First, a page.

I understand everyone has their own styles and each genre has it's own way. With that said, I'd like to know if there's a traditional way of writing a sefer, perhaps there's a way to do the following:

  • Who to quote when a couple authors say the same thing.
  • Paraphrase the words of the author your quoting
  • English or Hebrew or both Etc....

So, if there's a traditional way of doing so, let me know. Now, I'm asking in regards to (writing) a sefer on Shas Bavli/Yerushalmi that focuses on more or less Halacha.

  • I don't think so...
    – robev
    Jan 27, 2021 at 19:16
  • I don't think you will be matzliach unless you have some chiddushim to say.
    – The GRAPKE
    Jan 27, 2021 at 21:24
  • English = machmir ,Hebrew = meikel seems to be a common theme
    – sam
    Jan 27, 2021 at 23:45
  • I don't understand why this question was closed. If the answer is No, there are no required guidelines, then let someone say that as the answer. Nothing in the question required opinion.
    – MichoelR
    Jan 28, 2021 at 3:01

1 Answer 1


B'hatzlacha rabbah! I don't believe there is a right answer to your questions. I did struggle with many of these same issues when I wrote a sefer on Chumash. Here are a few thoughts on some of them:

  1. You need to decide how you will publish it. If you will use a regular publisher, ask them, they have a lot of experience. If you're publishing it yourself, you still maybe should get an editor and other advisors. It is not possible to believe how much time everything takes if you do it yourself.
  2. I don't believe that a sefer on Shas can avoid quoting the Hebrew/Aramaic. Whether you translate is a choice as to who you think is the intended audience. For my sefer, translation was critical. Many modern writers for an English-speaking audience do not even quote the Hebrew, just the English translation in italics. That would not have worked for my sefer at all. In most cases I quoted and translated, and I didn't hesitate to make exceptions.
  3. Sometimes I paraphrased, when the exact words were not at all critical to understanding, but you are taking a risk of getting it wrong. Use your judgment.
  4. I always gave a reference, but where I didn't think they needed to look it up, I didn't always give a full reference ("The Mabit says in Beis Elokim...") My son tends to mark each such instance and tell me I need to fix it, and I expect he's right.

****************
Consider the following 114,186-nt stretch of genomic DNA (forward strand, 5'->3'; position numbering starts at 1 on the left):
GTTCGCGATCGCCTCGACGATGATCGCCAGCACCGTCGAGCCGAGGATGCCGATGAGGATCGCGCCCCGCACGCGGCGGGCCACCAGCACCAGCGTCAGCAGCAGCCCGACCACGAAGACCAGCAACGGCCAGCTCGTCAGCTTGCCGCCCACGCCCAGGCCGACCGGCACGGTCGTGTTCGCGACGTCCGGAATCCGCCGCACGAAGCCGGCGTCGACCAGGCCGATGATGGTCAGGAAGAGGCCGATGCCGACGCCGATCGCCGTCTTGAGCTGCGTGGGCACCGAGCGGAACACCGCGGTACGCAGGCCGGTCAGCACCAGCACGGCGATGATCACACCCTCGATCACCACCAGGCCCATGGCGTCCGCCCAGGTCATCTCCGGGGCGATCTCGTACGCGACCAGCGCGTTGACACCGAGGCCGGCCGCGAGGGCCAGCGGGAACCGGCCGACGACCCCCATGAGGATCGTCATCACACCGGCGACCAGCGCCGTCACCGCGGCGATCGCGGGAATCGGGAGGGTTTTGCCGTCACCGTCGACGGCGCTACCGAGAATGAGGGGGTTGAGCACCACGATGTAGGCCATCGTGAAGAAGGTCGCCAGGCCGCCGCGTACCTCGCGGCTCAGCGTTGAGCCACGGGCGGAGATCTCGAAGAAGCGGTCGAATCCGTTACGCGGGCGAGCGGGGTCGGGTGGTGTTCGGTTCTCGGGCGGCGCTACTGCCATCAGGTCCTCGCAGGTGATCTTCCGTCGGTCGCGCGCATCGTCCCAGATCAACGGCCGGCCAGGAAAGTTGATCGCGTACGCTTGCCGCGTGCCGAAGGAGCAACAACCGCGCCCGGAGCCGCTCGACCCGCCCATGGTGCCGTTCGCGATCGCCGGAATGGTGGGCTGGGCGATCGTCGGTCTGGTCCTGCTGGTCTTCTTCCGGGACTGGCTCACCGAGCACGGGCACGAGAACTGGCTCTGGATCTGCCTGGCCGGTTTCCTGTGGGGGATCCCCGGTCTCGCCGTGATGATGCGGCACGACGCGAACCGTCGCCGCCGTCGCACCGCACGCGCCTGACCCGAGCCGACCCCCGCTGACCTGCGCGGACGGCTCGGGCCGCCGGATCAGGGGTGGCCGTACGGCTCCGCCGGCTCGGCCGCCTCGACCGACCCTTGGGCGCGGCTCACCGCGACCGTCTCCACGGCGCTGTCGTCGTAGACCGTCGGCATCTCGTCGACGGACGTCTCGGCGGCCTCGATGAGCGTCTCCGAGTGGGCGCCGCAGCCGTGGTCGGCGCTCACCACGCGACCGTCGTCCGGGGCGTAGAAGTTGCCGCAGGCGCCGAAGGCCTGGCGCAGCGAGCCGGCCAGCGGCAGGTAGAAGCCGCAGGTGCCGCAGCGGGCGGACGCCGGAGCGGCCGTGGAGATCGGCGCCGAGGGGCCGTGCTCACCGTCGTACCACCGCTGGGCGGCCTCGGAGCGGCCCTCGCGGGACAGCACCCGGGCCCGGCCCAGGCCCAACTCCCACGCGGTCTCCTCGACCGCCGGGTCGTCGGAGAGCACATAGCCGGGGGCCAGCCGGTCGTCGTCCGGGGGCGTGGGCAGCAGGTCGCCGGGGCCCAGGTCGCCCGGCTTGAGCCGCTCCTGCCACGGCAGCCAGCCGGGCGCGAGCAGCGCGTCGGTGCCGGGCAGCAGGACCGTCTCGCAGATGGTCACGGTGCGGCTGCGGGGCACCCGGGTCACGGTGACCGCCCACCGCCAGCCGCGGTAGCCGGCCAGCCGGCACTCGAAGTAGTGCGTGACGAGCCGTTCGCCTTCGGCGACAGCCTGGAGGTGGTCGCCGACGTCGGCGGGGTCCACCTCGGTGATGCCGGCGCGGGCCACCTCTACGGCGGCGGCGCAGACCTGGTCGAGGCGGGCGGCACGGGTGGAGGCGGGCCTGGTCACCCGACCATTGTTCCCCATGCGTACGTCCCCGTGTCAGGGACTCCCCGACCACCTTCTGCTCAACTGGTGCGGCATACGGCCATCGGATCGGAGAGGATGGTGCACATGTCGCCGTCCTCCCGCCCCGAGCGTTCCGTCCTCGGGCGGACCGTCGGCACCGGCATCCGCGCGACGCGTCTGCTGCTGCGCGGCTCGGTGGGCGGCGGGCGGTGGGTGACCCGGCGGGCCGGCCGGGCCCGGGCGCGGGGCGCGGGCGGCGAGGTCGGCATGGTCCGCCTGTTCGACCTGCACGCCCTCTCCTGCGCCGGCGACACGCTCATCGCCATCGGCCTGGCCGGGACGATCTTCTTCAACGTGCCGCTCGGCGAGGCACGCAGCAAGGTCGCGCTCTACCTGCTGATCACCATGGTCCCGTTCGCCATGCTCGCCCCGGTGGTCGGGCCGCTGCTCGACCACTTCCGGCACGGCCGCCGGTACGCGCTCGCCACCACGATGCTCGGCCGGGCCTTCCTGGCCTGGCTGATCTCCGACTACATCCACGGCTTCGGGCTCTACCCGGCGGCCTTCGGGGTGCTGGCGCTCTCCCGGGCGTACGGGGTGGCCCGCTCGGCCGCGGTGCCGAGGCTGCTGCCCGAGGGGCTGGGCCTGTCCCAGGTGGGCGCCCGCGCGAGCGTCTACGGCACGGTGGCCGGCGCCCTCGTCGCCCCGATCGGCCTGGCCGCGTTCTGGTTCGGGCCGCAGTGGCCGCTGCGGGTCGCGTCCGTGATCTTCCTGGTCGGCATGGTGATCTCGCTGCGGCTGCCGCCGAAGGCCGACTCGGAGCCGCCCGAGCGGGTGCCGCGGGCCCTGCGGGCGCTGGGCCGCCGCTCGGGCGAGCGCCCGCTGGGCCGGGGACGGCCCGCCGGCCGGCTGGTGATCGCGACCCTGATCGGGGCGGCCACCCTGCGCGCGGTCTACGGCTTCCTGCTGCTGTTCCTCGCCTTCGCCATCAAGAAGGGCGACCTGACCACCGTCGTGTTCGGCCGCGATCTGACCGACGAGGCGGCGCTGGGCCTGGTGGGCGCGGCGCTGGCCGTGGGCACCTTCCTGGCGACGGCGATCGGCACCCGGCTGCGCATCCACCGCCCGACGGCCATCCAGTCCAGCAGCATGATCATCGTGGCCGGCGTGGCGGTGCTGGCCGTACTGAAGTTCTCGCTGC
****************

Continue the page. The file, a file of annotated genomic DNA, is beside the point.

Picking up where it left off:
5. I don't know how to judge when there are several sources; sometimes one of them is clearly the original and the other one is the one your readers will know. Quoting the first is the "right" choice but probably you should quote the second.
  6. One good guide is to look at what's out there now. Check other sefarim in a similar genre. However, these days it seems like most of what's published now in English is by Artscroll or Feldheim. It may make sense to just imitate their customs, and I did that a lot. It does have the advantage that the readers are used to it.
    Whenever I did differently, someone complained - even when I was absolutely right. Examples: I chose not to italicize words that were familiar to my intended audience, because it fills the page with italics, and I wanted to use italics for emphasis. Shabbos, kashrus... People told me I should do like Artscroll, and I told them that the Chicago Manual of Style agrees with me, and they still complained.
    I similarly did not capitalize Him and He etc. when it referred to Hashem, because no one does that any more except Christian theologians, and people didn't like that either. I explained to them that Hebrew does not use capitalization.
    People even told me that I was wrong to put the page numbers on the bottom, because Artscroll (almost) always puts them on the top. Oh, well...
    People are used to Artscroll; their conventions put them at ease.

Anyhow, again b'hatzlacha.

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